Digital copyright law: exploring the changing interface between copyright and regulation in the digital environment

Scharf, Nicholas Friedrich (2013) Digital copyright law: exploring the changing interface between copyright and regulation in the digital environment. Doctoral thesis, University of East Anglia.

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    This thesis seeks to address and clarify the changing interface between
    copyright law and other forms of regulation in the digital environment, in the
    context of recorded music. This is in order to explain the problems that
    rightsholders have had in tackling the issue of unauthorised copyright
    infringement facilitated by digital technologies. Copyright law is inextricably
    bound-up with technological developments, but the ‘convergence’ of content
    into a single digital form was perceived as problematic by rightsholders and
    was deemed to warrant increased regulation through law. However, the
    problem is that the reliance on copyright law in the digital environment
    ignores the other regulatory influences in operation. The use of copyright
    law in a ‘preventative’ sense also ignores the fact that other regulatory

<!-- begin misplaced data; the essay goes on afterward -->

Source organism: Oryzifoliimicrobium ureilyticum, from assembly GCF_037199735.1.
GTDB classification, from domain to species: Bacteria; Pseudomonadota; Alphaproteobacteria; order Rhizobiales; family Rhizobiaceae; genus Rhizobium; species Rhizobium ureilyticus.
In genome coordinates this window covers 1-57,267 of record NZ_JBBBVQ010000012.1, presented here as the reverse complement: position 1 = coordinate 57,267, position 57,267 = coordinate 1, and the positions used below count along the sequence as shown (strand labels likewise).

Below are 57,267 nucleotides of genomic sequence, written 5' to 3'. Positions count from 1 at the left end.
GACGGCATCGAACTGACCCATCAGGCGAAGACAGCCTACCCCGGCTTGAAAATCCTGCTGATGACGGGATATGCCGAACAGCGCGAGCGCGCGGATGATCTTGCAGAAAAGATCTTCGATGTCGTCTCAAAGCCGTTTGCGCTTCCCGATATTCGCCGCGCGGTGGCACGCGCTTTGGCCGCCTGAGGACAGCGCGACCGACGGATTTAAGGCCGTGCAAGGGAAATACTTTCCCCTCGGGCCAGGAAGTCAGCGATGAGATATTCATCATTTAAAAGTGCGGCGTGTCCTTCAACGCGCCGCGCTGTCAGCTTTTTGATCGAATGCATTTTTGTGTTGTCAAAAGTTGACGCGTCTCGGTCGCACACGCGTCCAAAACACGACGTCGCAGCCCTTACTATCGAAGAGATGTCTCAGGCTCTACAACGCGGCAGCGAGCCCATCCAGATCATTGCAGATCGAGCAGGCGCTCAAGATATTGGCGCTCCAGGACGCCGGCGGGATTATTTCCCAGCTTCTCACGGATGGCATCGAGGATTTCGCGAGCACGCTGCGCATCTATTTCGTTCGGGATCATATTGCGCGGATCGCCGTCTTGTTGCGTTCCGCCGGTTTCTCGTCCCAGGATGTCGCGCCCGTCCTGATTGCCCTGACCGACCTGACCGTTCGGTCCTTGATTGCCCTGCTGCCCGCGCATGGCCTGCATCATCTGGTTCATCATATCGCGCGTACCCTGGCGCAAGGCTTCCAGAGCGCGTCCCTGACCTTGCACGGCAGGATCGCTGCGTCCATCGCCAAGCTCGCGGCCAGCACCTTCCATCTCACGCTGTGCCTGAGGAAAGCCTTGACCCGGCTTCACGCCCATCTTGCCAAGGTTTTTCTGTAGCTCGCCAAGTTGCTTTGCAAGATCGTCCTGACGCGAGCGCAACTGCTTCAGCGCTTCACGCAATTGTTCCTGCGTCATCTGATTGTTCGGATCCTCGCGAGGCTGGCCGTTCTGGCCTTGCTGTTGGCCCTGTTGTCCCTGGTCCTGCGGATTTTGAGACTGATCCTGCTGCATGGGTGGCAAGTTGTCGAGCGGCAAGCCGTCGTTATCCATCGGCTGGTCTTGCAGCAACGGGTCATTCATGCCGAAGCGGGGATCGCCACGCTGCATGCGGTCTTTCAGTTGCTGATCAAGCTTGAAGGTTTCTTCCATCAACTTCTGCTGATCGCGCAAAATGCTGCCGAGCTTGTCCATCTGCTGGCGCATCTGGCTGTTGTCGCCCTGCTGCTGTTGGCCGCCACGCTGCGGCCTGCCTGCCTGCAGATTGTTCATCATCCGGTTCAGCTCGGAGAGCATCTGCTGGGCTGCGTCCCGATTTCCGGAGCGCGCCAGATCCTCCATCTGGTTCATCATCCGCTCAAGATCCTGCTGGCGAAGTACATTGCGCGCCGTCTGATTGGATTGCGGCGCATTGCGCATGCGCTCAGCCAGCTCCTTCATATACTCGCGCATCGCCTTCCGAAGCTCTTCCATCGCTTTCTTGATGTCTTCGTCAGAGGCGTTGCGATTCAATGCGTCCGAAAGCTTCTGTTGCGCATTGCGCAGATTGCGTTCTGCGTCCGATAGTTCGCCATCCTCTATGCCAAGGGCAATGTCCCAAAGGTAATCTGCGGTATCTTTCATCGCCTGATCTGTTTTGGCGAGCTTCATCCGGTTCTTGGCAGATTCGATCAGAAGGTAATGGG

factors may positively encourage users to behave, and consume in ways that
    may not be directly governed by copyright. The issues digital technologies
    have posed for rightsholders in the music industry are not addressed, or
    even potentially addressable directly through law, because the regulatory
    picture is complex. The work of Lawrence Lessig, in relation to his regulatory
    ‘modalities’ can be applied in this context in order to identify and understand the other forms of regulation that exist in the digital environment, and which
    govern user behaviour and consumption. By combining his work with that of
    other scholars in the field, a bespoke ‘Lessigan’ framework is formulated to
    address and analyse those other regulatory factors in conjunction with
    actions undertaken by rightsholders to secure their copyrights in the digital
    age. The thesis will analyse the effect such reliance on copyright law may
    have on these regulatory influences, and the creative potential of the digital

    Item Type: Thesis (Doctoral)
    Faculty \ School: Faculty of Social Sciences > School of Law
    Depositing User: Brian Watkins
    Date Deposited: 22 Aug 2013 16:50
    Last Modified: 22 Aug 2013 17:05

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